Like Wisconsin, Iowa was hitting on all cylinders in the first half (shooting 16-for-25 (64 percent) from the flood), but managed to make seven field goals on 23 attempts in the second half. Wisconsin did a much better job of tightening up its defense, contesting shots and rebounding. Wisconsin limited Iowa to seven offensive rebounds, and the Hawkeyes didn’t register their first offensive rebound until the 3:33 mark of the first half. With Wisconsin doing such a terrific job of boxing out, the Hawkeyes were only able to cash in seven points off of their second chances.
With four ties and three lead changes early on, it was evident Wisconsin wasn’t going to win by 32. But after the 12 minute media timeout, things started to change in favor of Wisconsin. The score was tied at 17, but Duje Dukan was able to hit both of his free throw attempts out of the timeout to give Wisconsin the lead for good.
Wisconsin built its halftime lead of six points to 11 at 47-36 and never let Iowa get closer than five. Despite Wisconsin only managing one made field goal attempt in a span of seven minutes, 10 seconds, the Hawkeyes couldn’t put a sequence of baskets together. After Hayes broke the scoring drought with a thunderous dunk, the Badgers rebuilt their one time double-digit lead and kept the Hawkeyes at a distance.
Wisconsin scored 26 points in the paint, had 16 second-chance points and managed to knock down seven 3-pointers to keep Iowa’s defense honest so they couldn’t consistently collapse on one of Wisconsin’s front court players.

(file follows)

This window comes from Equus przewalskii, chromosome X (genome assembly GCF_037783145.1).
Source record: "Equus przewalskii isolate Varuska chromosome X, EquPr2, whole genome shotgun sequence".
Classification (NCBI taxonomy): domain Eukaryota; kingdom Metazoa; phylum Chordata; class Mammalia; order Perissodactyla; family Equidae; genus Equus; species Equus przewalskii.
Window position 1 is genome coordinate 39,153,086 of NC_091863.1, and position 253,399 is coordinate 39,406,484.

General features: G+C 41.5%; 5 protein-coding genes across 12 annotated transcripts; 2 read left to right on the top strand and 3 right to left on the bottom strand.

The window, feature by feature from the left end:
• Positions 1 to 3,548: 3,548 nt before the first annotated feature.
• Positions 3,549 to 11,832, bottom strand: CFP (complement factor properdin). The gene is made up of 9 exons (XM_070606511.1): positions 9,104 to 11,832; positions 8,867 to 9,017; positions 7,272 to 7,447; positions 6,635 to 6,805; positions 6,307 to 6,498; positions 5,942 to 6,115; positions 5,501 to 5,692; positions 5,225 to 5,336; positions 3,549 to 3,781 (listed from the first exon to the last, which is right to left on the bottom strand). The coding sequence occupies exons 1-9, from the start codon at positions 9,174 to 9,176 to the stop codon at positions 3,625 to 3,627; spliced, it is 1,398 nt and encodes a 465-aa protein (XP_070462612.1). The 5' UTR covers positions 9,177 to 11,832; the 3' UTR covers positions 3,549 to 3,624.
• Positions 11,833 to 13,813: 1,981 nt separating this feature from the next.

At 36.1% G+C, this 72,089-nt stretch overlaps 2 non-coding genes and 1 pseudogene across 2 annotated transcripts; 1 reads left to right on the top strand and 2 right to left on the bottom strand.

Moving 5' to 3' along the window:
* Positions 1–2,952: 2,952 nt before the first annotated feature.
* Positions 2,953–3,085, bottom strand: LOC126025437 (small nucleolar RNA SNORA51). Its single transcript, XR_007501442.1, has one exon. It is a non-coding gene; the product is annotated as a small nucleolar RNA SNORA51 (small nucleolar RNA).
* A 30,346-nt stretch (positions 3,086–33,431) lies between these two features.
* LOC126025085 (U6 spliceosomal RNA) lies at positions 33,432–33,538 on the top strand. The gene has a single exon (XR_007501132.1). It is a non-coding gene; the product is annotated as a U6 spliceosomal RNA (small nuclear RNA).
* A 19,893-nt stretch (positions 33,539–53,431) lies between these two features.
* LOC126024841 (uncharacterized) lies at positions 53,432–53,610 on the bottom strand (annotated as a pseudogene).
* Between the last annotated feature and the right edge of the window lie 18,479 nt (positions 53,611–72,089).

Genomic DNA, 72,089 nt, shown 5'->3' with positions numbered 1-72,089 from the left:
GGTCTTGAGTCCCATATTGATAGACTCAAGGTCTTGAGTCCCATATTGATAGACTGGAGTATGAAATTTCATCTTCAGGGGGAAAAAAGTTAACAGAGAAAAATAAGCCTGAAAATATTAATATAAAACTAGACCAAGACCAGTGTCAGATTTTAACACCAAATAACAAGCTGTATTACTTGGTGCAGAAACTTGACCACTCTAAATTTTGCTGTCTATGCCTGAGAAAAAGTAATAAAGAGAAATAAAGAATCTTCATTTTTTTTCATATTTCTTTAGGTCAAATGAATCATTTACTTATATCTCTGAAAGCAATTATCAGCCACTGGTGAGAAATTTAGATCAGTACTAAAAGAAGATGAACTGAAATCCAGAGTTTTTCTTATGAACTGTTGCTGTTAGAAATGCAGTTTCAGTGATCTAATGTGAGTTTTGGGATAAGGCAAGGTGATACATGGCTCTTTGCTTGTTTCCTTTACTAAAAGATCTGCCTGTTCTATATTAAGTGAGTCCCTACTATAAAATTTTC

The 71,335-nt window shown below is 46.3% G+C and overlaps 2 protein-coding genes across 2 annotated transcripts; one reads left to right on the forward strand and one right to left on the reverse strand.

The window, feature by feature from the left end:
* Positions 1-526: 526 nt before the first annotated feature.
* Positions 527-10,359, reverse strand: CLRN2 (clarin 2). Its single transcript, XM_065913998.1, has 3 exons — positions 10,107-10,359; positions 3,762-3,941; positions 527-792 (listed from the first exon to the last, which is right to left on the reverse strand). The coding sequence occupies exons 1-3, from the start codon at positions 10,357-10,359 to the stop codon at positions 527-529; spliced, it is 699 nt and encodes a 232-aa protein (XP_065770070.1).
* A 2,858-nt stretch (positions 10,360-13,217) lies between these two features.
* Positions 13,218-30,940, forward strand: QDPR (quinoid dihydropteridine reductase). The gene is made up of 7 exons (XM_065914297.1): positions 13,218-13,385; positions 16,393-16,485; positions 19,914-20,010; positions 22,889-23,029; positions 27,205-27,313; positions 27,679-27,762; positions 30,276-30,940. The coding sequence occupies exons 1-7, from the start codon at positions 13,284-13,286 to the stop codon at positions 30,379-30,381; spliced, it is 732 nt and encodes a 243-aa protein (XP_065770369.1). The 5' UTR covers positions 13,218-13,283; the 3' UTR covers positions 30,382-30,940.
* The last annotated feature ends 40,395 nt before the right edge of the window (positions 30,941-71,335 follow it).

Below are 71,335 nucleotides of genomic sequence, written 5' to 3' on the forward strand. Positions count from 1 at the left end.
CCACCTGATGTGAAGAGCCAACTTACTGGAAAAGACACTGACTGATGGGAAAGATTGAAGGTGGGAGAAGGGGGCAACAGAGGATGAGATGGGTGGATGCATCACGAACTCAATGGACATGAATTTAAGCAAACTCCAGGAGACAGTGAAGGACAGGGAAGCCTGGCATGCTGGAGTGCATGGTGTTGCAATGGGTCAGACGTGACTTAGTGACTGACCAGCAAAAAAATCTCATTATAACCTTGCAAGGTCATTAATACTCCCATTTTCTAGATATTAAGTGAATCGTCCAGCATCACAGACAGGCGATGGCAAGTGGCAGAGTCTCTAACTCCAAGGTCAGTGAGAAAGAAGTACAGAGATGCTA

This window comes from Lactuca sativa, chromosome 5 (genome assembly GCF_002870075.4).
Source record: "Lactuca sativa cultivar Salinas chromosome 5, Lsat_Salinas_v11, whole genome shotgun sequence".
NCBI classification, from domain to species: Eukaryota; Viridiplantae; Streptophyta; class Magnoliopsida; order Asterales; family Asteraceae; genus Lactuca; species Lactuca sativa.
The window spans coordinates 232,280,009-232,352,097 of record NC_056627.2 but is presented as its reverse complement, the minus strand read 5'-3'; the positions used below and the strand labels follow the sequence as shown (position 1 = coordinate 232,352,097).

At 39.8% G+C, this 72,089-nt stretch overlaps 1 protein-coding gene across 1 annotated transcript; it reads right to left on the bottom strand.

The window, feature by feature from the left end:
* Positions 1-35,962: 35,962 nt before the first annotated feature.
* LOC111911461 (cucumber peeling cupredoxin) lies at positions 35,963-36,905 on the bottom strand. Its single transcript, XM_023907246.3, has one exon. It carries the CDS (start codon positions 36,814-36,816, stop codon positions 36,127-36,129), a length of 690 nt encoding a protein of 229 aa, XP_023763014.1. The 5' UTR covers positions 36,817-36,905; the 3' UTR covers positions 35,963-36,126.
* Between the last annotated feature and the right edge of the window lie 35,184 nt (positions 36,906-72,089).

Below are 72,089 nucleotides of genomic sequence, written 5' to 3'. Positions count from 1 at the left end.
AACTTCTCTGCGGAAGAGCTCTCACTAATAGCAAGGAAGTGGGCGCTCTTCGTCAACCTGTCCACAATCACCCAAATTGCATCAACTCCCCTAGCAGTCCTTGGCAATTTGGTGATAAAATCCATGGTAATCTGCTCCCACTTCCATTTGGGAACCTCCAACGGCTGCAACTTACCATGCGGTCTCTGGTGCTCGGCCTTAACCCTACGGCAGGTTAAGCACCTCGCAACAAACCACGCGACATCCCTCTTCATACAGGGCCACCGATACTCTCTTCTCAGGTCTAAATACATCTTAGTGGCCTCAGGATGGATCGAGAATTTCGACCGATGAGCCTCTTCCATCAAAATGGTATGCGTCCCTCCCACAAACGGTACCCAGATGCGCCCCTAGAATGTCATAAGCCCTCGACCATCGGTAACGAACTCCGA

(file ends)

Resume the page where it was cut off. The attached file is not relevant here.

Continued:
The Wisconsin bench was able to find production against Iowa with Dukan, Zak Showalter and Vitto Brown each had two points on a combined 2-for-6 shooting from the field (all in the first half). Even though the Wisconsin reserves were able to take some pressure off the starters, they still need to try and find more production in the scoring category. Showalter was second to Hayes (three) in assists with two and Brown recorded one of the five steals for Wisconsin.
Game MVP: Frank Kaminsky. When Wisconsin needed an answer, Kaminsky was able to provide it with either scoring a basket, making his free throws or grabbing a team-high nine rebounds. Kaminsky was key in helping Wisconsin win the rebounding battle (35-24) as he was able to consistently box one of Iowa’s players to get the rebound. He also did a tremendous job of keeping offensive possessions alive for Wisconsin, as he was able to tip the ball out multiple times to help reset the offense.
It appeared that the game might be a rough one for Kaminsky on the defensive end, as he picked up a quick foul a minute into the game and allowed Woodbury to consistently get some easy looks around the hoop. That quickly changed when Kaminsky became more assertive.
Kaminsky put together an all-around game for Wisconsin, playing solid in the post, hitting perimeter shots and getting to the free throw line. Scoring a minimum of 20 points has started to become a norm for the talented center, reaching that mark seven times this season and four times in the past five games.